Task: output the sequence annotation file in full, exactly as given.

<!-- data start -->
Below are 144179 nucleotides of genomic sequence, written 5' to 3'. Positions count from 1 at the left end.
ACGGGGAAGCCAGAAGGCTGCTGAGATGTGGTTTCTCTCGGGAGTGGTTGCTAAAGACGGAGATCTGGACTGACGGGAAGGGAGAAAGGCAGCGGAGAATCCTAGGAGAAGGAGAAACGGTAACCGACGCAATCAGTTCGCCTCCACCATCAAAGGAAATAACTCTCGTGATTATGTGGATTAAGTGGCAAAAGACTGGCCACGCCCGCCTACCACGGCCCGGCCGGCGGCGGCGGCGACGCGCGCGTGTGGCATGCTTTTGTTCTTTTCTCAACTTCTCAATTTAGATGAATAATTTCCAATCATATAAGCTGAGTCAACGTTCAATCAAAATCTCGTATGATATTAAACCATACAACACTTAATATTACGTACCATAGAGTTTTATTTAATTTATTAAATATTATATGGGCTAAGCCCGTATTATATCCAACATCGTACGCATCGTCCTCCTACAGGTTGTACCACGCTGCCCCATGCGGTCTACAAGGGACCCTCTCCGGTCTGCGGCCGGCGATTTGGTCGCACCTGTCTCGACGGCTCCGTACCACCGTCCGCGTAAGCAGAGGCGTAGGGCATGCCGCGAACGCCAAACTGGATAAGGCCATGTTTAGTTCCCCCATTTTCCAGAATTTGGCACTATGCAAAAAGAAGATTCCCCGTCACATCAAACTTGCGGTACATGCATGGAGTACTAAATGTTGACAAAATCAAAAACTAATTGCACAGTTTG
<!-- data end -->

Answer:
Below are 144179 nucleotides of genomic sequence, written 5' to 3'. Positions count from 1 at the left end.
ACGGGGAAGCCAGAAGGCTGCTGAGATGTGGTTTCTCTCGGGAGTGGTTGCTAAAGACGGAGATCTGGACTGACGGGAAGGGAGAAAGGCAGCGGAGAATCCTAGGAGAAGGAGAAACGGTAACCGACGCAATCAGTTCGCCTCCACCATCAAAGGAAATAACTCTCGTGATTATGTGGATTAAGTGGCAAAAGACTGGCCACGCCCGCCTACCACGGCCCGGCCGGCGGCGGCGGCGACGCGCGCGTGTGGCATGCTTTTGTTCTTTTCTCAACTTCTCAATTTAGATGAATAATTTCCAATCATATAAGCTGAGTCAACGTTCAATCAAAATCTCGTATGATATTAAACCATACAACACTTAATATTACGTACCATAGAGTTTTATTTAATTTATTAAATATTATATGGGCTAAGCCCGTATTATATCCAACATCGTACGCATCGTCCTCCTACAGGTTGTACCACGCTGCCCCATGCGGTCTACAAGGGACCCTCTCCGGTCTGCGGCCGGCGATTTGGTCGCACCTGTCTCGACGGCTCCGTACCACCGTCCGCGTAAGCAGAGGCGTAGGGCATGCCGCGAACGCCAAACTGGATAAGGCCATGTTTAGTTCCCCCATTTTCCAGAATTTGGCACTATGCAAAAAGAAGATTCCCCGTCACATCAAACTTGCGGTACATGCATGGAGTACTAAATGTTGACAAAATCAAAAACTAATTGCACAGTTTG